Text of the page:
Fall Frost

Preparing for Fall Frost

By the time fall frosts threaten, sometimes I think I am ready to be done with growing.  But no, every time at the last minute I do what is necessary to save my plants.  After all, there is still plenty of nice weather left to enjoy them, especially unharvested produce!


So now, how to prepare?

  • First, know that air temperatures are taken several feet off the ground. Since cold air settles it will be at least a few degrees colder around your plants than the forecast air temperatures. This is why you see frost warnings when the forecast temperatures are well above the freezing point.

  • Make sure you go into a frosty night with moist soil, it will hold the heat better.

  • Determine which plants are most susceptible to frost. The Early Spring Planting article lists plants that are tolerant of varying degrees of frost.

  • Determine which plants are most dear or valuable, or most tender, and be sure to give those plants top priority.

  • Recently planted perennials may not be established enough to survive a frost yet on their own, so plan to protect them.

  • If you pruned or fertilized perennials or shrubs too late in the season new growth may still be maturing and will be more susceptible to frost.

  • Gather protection materials to have ready on a moments notice.

What are the best protection materials and methods?

  • Plants in pots or containers can easily be moved to a location that offers protection from frost. Inside a garage or shed is easiest but not always possible. Since cold air settles to the soil surface, placing all your container plants up on a raised deck or patio is helpful. To prevent any cold air from settling into the pot, place the containers under an overhang if you can. Placing containers up agains a warm building can also be helpful. Grouping all the containers together in a tight cluster can also help to retain heat by trapping the warmth between the containers.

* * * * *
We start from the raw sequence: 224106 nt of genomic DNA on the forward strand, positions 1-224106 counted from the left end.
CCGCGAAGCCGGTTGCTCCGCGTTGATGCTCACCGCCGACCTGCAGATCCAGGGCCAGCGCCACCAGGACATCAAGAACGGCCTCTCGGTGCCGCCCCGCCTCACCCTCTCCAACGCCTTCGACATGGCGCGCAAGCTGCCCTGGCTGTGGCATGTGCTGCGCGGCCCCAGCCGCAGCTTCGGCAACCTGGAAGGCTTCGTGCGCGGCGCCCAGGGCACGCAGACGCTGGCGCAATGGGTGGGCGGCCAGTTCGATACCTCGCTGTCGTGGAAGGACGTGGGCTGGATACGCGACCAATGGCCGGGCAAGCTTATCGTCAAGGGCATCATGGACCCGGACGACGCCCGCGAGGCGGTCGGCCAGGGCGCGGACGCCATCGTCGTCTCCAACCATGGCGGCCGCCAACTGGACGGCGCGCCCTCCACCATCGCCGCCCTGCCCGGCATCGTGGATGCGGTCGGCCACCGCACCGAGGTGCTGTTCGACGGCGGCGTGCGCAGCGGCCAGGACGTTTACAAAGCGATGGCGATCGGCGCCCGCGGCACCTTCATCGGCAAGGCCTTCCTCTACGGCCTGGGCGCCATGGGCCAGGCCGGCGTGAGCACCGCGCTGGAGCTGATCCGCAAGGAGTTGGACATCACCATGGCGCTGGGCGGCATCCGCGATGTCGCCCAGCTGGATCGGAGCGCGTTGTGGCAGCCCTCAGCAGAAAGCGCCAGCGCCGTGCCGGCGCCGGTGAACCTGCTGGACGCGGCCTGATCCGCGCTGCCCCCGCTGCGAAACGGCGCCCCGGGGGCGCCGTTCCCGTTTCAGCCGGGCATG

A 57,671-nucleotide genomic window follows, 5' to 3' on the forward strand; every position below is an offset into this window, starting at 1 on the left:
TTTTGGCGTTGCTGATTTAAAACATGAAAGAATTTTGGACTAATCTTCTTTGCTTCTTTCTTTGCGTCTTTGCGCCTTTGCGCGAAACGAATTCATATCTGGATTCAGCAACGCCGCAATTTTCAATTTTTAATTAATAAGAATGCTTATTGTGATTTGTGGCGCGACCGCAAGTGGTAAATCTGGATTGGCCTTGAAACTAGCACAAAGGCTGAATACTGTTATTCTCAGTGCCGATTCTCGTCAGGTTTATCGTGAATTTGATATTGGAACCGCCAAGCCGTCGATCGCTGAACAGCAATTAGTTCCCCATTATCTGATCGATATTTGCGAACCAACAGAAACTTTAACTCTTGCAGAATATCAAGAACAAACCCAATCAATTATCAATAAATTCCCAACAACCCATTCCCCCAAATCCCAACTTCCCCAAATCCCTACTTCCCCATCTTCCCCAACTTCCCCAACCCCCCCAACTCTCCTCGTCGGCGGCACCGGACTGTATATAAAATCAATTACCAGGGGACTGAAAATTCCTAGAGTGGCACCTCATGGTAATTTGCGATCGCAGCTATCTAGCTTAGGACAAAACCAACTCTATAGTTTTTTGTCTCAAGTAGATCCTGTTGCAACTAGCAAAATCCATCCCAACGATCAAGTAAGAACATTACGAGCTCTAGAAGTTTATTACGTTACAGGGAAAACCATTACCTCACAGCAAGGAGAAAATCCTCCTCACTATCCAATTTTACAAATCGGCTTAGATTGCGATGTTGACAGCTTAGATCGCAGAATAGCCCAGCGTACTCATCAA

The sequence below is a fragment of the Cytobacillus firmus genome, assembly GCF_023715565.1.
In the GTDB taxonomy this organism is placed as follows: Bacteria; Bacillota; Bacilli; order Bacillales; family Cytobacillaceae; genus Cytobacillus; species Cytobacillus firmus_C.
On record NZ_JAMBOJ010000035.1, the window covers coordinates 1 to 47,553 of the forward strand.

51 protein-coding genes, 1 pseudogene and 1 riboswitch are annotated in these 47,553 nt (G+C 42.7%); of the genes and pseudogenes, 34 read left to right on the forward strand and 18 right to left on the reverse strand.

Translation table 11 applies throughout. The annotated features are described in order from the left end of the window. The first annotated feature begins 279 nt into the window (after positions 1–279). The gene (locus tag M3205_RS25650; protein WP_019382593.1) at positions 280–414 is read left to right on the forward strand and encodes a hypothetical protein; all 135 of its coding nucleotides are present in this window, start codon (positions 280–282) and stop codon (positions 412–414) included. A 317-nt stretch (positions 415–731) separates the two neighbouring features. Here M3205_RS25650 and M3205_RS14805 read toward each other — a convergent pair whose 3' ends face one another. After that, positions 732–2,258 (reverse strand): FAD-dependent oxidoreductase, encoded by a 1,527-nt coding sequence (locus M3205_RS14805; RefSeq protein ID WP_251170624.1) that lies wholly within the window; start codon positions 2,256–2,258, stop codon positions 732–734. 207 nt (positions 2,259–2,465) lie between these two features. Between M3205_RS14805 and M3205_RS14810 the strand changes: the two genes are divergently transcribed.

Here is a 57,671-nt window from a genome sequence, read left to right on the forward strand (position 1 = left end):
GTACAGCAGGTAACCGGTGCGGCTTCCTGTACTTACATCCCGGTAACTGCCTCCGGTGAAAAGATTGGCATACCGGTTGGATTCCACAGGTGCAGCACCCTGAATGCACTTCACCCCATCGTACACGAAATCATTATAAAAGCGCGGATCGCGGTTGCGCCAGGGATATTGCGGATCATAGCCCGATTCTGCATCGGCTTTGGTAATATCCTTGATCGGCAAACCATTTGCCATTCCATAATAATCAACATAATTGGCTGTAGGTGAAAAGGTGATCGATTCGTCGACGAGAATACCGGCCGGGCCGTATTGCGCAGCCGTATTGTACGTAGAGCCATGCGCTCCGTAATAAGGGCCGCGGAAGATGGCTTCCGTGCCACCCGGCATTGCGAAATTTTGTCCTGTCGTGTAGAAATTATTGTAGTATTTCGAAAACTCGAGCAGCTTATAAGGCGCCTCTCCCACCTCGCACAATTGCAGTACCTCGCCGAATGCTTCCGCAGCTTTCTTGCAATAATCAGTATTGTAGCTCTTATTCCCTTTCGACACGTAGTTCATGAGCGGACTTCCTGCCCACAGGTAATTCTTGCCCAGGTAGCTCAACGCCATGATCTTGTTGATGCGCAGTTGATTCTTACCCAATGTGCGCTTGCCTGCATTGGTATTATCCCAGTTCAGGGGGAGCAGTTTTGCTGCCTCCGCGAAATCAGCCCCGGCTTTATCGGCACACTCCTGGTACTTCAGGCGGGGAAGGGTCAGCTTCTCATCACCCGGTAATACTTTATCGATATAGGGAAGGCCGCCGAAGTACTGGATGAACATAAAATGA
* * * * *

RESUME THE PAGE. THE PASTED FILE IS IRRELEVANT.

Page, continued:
• For plants in the ground you should devise a frost protecti on method that is easy for you to put in place, ideally with materials that you have readily available. whatever method you devise should create a “bubble” of warm trapped air around your plants by covering them. A cover will prevent the cold air from settling on and around the plants. A cover that reaches the ground all the way around the plant will also trap heat around your plant. Avoid having the cover come in contact with the plant itself, as the cold will transfer through the material to the plant.

  • If you plan to use sheets, blankets or purchased frost cloth or seed blankets, you will need some sort of framework to surround the plants and drape the cloth over. Be sure the cover puddles over the ground and anchor it to the ground or your framework to prevent breezes from moving it. I use old tomato cages for frames, clothespins to close gaps and pin to the frame, and rocks to anchor the fabric to the ground.

  • Avoid using sheets of plastic if you can. Plastic does not breathe and traps moisture inside your bubble. If you must use plastic be sure to remove it as soon as it begins to warm up a bit the next morning.

  • If you have a fenced garden you can cover the whole thing by tightly clipping together sheets or blankets and use the fence to support and anchor the cover. If your plants are taller than the fence, push a few tall garden stakes into the interior of the garden to hold the fabric above the plants.

  • Cardboard boxes are excellent covers also. They are frame and cover all in one, they allow air circulation and they “breathe”, and are very easy to slip over plants. Anchor them by placing something heavy on extended flaps.

  • Plastic buckets can be used similarly to cardboard boxes. If they are heavy enough only a good wind will remove them, but you should use landscape fabric pins to anchor the bucket handle to the ground or just put a heavy rock on top of the bucket. A plastic bucket does not breathe like fabric or cardboard, so be sure to remove them as soon as it begins to warm up the next morning.

These methods offer good protection from light and heavy frost, and should protect quite well against at least a light freeze.  If your most tender plants get nipped, or if you failed to secure your covers well enough, your plants may recover.  Just leave them be for a couple of days or so to see how the damage develops.  Frost damaged limbs often discolor or turn dark, or simply shrivel and get limp.  Then prune off any dead or severely damaged limbs.  Do not fertilize frost damaged plants, that will only encourage new growth that will be even more susceptible to frost.

Learn more about frost prevention by learning about microclimates.

Sharon Dwyer